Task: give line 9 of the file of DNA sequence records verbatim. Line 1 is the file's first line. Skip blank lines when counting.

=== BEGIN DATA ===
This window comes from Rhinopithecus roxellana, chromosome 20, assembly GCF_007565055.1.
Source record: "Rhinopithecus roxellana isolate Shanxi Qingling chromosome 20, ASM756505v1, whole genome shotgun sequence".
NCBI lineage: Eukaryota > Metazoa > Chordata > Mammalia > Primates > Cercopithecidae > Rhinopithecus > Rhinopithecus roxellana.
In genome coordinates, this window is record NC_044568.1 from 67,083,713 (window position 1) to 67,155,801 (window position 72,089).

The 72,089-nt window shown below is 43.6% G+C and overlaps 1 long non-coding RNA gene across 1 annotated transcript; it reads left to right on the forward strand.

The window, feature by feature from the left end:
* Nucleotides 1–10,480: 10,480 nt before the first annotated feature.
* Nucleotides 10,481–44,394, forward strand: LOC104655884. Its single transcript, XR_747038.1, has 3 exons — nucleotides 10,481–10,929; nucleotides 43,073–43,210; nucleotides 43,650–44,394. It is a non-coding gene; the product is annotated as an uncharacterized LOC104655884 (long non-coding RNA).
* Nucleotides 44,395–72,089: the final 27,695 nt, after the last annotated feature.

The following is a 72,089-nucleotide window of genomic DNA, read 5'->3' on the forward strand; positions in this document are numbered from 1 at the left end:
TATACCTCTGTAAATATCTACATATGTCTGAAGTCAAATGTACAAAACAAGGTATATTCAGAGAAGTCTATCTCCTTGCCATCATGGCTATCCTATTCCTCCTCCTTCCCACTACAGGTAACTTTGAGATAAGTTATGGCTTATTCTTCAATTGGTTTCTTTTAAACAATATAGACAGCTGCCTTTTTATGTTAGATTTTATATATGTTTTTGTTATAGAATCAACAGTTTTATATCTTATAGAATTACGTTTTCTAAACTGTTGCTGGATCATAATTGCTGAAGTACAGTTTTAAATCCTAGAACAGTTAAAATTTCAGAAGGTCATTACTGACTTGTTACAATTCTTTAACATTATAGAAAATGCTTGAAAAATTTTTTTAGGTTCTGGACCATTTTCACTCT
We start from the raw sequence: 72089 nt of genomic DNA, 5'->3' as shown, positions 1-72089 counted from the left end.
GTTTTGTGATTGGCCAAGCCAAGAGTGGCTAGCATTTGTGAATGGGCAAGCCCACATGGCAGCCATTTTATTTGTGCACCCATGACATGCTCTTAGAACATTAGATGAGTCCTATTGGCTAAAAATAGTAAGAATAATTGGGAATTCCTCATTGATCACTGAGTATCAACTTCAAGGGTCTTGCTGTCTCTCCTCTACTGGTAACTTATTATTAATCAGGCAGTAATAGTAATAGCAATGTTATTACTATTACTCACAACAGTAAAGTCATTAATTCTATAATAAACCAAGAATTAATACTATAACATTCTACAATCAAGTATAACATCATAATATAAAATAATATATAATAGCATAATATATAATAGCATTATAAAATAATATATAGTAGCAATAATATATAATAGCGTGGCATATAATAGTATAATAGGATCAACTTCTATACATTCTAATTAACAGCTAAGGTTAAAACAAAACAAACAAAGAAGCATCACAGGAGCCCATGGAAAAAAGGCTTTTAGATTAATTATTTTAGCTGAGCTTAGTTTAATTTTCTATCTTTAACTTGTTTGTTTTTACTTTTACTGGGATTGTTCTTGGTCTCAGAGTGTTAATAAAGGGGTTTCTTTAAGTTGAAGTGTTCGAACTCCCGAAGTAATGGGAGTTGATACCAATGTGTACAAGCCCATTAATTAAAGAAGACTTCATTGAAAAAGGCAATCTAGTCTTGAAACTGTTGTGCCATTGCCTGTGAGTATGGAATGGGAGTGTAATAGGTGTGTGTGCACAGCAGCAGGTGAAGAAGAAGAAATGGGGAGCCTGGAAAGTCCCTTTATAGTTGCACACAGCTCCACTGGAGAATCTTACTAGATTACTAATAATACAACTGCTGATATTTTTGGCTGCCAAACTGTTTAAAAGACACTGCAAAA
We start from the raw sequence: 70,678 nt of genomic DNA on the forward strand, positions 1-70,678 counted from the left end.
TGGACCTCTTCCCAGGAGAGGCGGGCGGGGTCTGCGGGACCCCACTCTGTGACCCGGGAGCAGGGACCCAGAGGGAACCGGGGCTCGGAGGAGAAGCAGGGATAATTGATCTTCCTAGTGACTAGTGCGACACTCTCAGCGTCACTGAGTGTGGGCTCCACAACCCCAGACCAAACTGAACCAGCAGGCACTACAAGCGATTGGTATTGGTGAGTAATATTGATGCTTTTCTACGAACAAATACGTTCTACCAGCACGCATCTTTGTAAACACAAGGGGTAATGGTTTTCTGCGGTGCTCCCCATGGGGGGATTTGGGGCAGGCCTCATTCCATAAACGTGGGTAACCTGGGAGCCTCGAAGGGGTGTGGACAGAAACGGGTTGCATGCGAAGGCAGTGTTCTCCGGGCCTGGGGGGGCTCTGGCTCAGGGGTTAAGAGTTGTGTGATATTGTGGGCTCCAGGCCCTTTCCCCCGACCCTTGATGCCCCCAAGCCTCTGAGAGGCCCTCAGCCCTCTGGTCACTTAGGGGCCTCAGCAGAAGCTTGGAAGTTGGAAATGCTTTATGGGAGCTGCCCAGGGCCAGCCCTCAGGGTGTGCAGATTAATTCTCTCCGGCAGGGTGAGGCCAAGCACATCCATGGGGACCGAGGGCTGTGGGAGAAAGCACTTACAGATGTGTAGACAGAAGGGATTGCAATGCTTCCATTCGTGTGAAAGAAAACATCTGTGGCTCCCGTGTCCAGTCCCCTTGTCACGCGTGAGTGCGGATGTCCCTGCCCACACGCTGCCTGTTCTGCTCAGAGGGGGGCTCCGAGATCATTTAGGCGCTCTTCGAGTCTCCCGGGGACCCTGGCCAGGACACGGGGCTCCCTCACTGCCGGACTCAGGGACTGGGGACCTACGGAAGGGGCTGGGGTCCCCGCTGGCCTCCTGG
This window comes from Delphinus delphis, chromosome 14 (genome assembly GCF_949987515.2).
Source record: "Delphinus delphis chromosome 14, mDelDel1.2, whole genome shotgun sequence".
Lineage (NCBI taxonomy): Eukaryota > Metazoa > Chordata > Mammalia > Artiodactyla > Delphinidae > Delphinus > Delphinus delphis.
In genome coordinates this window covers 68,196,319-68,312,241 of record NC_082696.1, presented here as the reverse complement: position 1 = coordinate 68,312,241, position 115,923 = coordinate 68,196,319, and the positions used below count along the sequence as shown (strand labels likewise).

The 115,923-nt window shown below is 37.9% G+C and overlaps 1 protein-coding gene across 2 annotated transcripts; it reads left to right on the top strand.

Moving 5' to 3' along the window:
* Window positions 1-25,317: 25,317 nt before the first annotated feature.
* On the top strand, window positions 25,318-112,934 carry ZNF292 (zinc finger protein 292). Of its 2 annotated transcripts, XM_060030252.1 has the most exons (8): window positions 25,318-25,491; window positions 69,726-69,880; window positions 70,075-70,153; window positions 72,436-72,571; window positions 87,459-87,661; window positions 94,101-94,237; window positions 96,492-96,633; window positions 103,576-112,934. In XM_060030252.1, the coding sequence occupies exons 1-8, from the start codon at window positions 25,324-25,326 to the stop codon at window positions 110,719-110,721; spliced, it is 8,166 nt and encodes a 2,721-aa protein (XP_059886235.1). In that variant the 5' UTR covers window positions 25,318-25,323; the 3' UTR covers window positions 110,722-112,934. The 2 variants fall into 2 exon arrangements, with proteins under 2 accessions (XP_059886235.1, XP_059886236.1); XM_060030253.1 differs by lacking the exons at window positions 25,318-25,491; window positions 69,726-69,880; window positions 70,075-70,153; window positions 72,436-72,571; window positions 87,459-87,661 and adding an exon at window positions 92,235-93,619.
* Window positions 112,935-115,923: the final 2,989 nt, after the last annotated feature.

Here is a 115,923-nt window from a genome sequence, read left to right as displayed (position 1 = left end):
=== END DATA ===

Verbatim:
* Nucleotides 44,395–72,089: the final 27,695 nt, after the last annotated feature.